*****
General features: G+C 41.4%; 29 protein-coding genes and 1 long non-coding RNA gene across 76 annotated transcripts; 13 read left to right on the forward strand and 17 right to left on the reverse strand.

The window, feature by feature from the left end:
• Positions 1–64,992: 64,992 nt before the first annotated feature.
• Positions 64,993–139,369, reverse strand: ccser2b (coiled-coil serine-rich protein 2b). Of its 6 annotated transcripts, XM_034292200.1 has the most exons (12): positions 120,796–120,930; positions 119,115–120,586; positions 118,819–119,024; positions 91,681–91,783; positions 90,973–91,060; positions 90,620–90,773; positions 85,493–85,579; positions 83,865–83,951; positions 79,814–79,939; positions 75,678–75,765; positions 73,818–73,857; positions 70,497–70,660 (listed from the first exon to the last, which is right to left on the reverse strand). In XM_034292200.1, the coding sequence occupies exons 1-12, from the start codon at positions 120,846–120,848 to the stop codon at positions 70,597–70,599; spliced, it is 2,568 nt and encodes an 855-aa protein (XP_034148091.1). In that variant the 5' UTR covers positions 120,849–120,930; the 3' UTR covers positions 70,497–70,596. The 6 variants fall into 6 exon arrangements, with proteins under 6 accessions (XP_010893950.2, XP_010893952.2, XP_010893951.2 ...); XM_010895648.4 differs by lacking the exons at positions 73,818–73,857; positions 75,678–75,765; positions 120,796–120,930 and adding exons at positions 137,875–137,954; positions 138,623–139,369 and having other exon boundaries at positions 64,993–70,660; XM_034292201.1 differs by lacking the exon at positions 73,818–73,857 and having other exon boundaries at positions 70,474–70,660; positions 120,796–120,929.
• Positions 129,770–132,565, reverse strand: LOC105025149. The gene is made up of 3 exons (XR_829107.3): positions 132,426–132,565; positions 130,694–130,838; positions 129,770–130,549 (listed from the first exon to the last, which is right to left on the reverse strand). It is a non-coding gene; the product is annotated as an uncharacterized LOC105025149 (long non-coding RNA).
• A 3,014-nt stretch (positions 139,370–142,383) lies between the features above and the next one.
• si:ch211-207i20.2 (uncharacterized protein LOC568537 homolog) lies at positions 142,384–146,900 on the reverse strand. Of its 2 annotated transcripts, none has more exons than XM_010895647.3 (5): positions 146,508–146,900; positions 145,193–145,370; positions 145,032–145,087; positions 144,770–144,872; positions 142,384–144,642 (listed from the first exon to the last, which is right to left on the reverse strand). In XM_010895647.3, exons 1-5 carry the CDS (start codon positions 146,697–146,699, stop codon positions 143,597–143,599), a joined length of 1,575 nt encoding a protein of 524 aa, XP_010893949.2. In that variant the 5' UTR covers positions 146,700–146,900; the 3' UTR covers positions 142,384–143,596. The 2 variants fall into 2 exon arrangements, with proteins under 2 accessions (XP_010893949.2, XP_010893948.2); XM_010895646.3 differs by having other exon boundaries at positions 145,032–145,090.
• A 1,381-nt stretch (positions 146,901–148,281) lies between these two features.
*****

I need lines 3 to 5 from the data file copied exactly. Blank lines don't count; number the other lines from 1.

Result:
• Positions 1–64,992: 64,992 nt before the first annotated feature.
• Positions 64,993–139,369, reverse strand: ccser2b (coiled-coil serine-rich protein 2b). Of its 6 annotated transcripts, XM_034292200.1 has the most exons (12): positions 120,796–120,930; positions 119,115–120,586; positions 118,819–119,024; positions 91,681–91,783; positions 90,973–91,060; positions 90,620–90,773; positions 85,493–85,579; positions 83,865–83,951; positions 79,814–79,939; positions 75,678–75,765; positions 73,818–73,857; positions 70,497–70,660 (listed from the first exon to the last, which is right to left on the reverse strand). In XM_034292200.1, the coding sequence occupies exons 1-12, from the start codon at positions 120,846–120,848 to the stop codon at positions 70,597–70,599; spliced, it is 2,568 nt and encodes an 855-aa protein (XP_034148091.1). In that variant the 5' UTR covers positions 120,849–120,930; the 3' UTR covers positions 70,497–70,596. The 6 variants fall into 6 exon arrangements, with proteins under 6 accessions (XP_010893950.2, XP_010893952.2, XP_010893951.2 ...); XM_010895648.4 differs by lacking the exons at positions 73,818–73,857; positions 75,678–75,765; positions 120,796–120,930 and adding exons at positions 137,875–137,954; positions 138,623–139,369 and having other exon boundaries at positions 64,993–70,660; XM_034292201.1 differs by lacking the exon at positions 73,818–73,857 and having other exon boundaries at positions 70,474–70,660; positions 120,796–120,929.
• Positions 129,770–132,565, reverse strand: LOC105025149. The gene is made up of 3 exons (XR_829107.3): positions 132,426–132,565; positions 130,694–130,838; positions 129,770–130,549 (listed from the first exon to the last, which is right to left on the reverse strand). It is a non-coding gene; the product is annotated as an uncharacterized LOC105025149 (long non-coding RNA).